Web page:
To avoid the crowds at the main points of interest during peak months: We know it’s a challenge, but get up very early and try to reach most destinations around 8 AM, at least before 9 AM. It’s worth it, as you’ll dodge the crowds at beautiful places like Zabriskie Point, Badwater Basin, Devil’s Golf Course, etc. In the summer, you’ll not only beat the crowds but the boiling heat as well. On a single morning, you could cover the quick 2-hour tour: Badwater | Zabriskie | Devils Course - Google Maps
Death Valley, the hottest, driest and lowest national park! It's an excellent place to go hiking and discover new things about the desert in the Western United States.
- Badwater Basin is an enormous salt pan which is 282 feet below sea level. You can walk around down there and take pictures at the incredible scenery. The ground is just white everywhere you look.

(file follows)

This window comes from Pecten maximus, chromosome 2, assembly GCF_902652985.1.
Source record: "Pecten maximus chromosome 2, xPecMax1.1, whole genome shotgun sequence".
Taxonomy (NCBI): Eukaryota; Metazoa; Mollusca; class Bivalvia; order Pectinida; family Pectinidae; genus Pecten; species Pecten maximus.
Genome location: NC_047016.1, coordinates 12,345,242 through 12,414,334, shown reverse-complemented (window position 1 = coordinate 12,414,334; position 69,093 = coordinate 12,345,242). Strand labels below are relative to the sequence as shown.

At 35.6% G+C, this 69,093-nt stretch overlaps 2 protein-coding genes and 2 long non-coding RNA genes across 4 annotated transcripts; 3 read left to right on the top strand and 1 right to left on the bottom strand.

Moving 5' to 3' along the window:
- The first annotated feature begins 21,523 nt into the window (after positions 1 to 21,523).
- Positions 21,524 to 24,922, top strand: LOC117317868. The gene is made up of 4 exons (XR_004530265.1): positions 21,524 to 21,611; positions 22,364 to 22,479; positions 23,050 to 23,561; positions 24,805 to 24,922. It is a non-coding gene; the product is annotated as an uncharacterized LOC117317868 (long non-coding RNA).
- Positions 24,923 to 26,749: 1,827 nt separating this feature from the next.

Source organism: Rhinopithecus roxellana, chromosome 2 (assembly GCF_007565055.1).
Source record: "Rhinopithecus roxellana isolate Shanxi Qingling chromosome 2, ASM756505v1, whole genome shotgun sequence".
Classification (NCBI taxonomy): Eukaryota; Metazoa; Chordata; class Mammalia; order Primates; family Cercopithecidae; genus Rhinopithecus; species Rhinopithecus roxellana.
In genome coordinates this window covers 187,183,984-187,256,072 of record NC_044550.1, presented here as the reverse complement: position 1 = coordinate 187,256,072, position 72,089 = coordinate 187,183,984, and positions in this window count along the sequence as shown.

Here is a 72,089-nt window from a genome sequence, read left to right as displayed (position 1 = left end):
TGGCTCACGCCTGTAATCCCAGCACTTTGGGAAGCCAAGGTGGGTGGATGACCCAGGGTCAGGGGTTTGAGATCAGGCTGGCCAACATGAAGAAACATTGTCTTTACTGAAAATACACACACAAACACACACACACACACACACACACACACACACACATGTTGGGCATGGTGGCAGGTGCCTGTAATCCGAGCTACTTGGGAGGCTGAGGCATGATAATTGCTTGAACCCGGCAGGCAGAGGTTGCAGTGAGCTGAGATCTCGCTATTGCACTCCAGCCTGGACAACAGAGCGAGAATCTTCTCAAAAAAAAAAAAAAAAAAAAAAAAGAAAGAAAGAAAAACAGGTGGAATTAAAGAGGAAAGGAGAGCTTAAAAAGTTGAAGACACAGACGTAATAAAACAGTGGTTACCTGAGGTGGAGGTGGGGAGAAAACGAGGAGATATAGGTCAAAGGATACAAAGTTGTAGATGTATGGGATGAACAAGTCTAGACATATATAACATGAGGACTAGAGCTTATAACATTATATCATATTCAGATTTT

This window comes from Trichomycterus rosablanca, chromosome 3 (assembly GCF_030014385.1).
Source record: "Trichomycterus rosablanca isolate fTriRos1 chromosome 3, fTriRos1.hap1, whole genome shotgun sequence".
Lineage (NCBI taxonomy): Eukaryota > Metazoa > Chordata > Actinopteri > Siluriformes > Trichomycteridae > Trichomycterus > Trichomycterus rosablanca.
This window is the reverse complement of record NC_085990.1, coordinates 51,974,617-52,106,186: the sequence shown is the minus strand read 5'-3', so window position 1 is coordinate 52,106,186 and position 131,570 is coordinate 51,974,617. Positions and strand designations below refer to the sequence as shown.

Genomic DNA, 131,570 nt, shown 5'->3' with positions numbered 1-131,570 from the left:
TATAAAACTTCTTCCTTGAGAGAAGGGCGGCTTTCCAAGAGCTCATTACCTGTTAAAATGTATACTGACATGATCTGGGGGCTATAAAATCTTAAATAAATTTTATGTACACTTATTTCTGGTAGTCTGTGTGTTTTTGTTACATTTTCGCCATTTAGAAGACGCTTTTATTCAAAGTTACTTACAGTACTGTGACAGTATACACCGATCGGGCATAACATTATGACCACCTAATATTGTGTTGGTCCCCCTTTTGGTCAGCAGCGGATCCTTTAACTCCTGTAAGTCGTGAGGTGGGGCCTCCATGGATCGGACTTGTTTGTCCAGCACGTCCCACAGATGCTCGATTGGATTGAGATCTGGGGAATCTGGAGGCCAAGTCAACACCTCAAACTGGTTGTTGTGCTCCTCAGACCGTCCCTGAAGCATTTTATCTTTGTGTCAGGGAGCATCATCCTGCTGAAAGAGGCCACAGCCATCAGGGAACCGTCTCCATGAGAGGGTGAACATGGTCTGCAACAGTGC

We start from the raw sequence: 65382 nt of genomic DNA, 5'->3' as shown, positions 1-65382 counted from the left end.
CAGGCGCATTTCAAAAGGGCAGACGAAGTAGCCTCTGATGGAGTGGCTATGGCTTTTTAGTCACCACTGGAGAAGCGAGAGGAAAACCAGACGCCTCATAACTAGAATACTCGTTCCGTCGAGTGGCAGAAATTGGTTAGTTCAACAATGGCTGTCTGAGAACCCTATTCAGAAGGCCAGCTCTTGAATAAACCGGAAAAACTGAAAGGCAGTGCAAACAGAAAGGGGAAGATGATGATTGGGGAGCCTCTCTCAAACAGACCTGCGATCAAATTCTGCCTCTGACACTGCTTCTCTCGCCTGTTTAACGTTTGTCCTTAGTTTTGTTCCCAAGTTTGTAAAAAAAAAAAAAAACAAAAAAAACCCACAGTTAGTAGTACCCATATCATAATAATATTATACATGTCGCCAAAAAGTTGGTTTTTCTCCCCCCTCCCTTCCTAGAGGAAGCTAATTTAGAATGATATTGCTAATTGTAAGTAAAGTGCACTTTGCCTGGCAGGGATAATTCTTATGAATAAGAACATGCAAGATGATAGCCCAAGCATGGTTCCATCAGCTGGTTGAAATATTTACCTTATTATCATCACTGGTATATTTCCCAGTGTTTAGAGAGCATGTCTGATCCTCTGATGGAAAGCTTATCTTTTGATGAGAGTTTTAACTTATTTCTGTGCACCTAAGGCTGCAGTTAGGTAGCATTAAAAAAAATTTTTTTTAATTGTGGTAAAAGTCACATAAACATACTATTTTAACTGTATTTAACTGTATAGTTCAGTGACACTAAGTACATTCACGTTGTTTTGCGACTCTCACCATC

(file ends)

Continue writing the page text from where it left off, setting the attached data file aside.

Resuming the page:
- The Devils Golf Course is another weird place where the ground is broken up into muddy boulders and pits. It looks like a lunar landscape.
- There are some small canyons in Death Valley that we didn't know existed and there is also an extinct volcanic crater called Ubehebe Crater which you can hike all the down into.
- There are sand dunes there as well. Excellent place for taking pictures.
Sky watching at night is awesome. I suggest bringing your telescope, binoculars, and cameras for that. It is quite a treat. On Veterans Day there is a wagon train that comes right by Furnace Creek Ranch so that was something to see. Overall, Death Valley is an outstanding place to visit but you have to be aware of the temperature extremes. Bring plenty of water on your hikes.
Reviewed by User sanjosetidd
Guides and Maps
9 Must-Know Tips for the Heat (Summer, Late Spring, Early Fall)
- Water: Carry at least 2 gallons (7 liters) of water for each(!) person in your car. Drink at least 1 gallon each day, even if you don't feel thirsty. Drink more depending on your activities.
- Dehydration: As soon as you feel dizzy or nauseous while being outside, get out of the sun immediately. Dehydration is life threatening! Drink a lot of water and place a wet towel or t-shirt around your neck.
- Shoes/Feet: Do not wear flip-flops or sandals. Wear shoes all the time as the ground can burn your feet when temperature exceeds temperatures of 100°F (38°C) in the desert of Death Valley.